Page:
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‘He was just a good, honest person’: Chuck Hafner, former Spokane Valley City Councilman, dies

Aug. 9, 2021 Updated Mon., Aug. 9, 2021 at 9:05 p.m.

Chuck Hafner, a former Spokane Valley city councilman who spent much of his career as a teacher, principal and administrator at local schools, died last month. He was 89.

“He worked tirelessly for the city and for the community,” former Spokane Valley Mayor Dean Grafos said. “He was just a good, honest person; hard working.”

Hafner began his education career as a fifth -grade teacher for a class with 55 students. He went on to earn a master’s degree in administrative and superintendent credentials from Eastern Washington University, which was then known as Eastern Washington State College.

Over the years Hafner worked at a handful of Spokane County schools. He served as an administrator at Otis Orchards Upper Elementary and Mead’s junior high and high school.

As a principal, Hafner led Central Valley High School and University High School. He finished his education career as assistant superintendent of Central Valley School District.

“When people remember Chuck they remember him as somebody who loved kids,” Central Valley School District Superintendent Ben Small said. “He had a huge impact on them as their principal.”

Small said that even after retiring, Hafner was always around at the school district. The former administrator always offered good advice, Small said.

“His impact will be felt throughout the Valley for many, many years,” Small said.

After retiring, Hafner fought for multiple bond issues – which are often difficult to pass – that provided millions for public schools.

Hafner and his friends dubbed the campaigns Kids First. In 1996, Hafner helped pass a $23 million bond issue that had failed a handful of times. In the mid-2000s he pushed for a $76 million construction bond.

In 1998, Hafner worked to help pass the district’s $78 million school bond, the largest in county history.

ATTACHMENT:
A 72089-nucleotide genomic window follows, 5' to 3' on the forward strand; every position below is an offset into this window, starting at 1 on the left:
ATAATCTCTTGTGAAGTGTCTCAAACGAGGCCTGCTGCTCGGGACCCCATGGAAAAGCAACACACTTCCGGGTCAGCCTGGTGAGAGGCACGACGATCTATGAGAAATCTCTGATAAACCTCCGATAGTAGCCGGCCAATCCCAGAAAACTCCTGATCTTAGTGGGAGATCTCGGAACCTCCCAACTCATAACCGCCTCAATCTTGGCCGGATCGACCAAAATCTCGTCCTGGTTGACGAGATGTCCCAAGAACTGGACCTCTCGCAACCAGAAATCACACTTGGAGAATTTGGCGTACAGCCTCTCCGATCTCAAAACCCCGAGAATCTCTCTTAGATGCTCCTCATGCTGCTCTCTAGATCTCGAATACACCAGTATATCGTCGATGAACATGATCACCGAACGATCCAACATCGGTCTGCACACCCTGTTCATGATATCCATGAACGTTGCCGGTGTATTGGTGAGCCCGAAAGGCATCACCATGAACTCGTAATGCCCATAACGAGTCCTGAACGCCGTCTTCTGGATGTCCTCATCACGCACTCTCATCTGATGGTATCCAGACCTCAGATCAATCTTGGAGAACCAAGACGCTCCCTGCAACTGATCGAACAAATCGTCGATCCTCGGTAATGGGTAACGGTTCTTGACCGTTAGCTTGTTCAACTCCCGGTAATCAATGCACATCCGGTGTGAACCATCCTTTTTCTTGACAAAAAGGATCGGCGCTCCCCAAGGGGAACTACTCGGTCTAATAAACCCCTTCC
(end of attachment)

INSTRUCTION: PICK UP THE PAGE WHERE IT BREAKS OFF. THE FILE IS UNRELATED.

That bond paid for the new University and Central Valley high schools.

In 2011, Hafner was appointed to Spokane Valley City Council. He served until his resignation in 2016.

Hafner’s resignation came at a time of turmoil for then-Mayor Rod Higgins’ City Council.

Higgins, along with fellow councilmembers Arne Woodard, Ed Pace and Sam Wood, voted to fire City Manager Mike Jackson.

Grafos resigned in protest of Jackson’s firing, and Hafner followed him a few days later.

“My issue was the way they fired him,” Grafos said. “It was without cause.”

Grafos said Hafner’s decision to resign was a brave one.

“It meant that he was an honorable person and he was an honest man and he felt the good of the community was more important than anybody’s political ambitions on that council,” Grafos said.

Hafner was intensely critical of City Council’s direction under Higgins.

“We went from a nonpartisan council, which we are supposed to be, to a far-right, extremist, ultraconservative council,” Hafner told The Spokesman-Review in 2016 after his resignation.

When he wasn’t working with schools or on City Council, Hafner was an avid outdoorsman. He was a longtime member of the Spokane Yacht Club and enjoyed fishing and traveling in his RV.

The Greater Spokane Valley Chamber of Commerce gave Hafner the Harry E. Nelson Citizen of the Year award in 2016.

Hafner is survived by his wife of 68 years, Janet Hafner, daughters Suzanne and Julie, four grandkids and one great-grandchild.

A celebration of Hafner’s life will be held at CenterPlace Regional Event Center Aug. 22 from 1 p.m. to 2:30 p.m. The family asks that people send donations to Hospice of Spokane in lieu of flowers.

“He always put the citizens ahead of his own ambitions,” Grafos said. “He’ll be missed in the community.”

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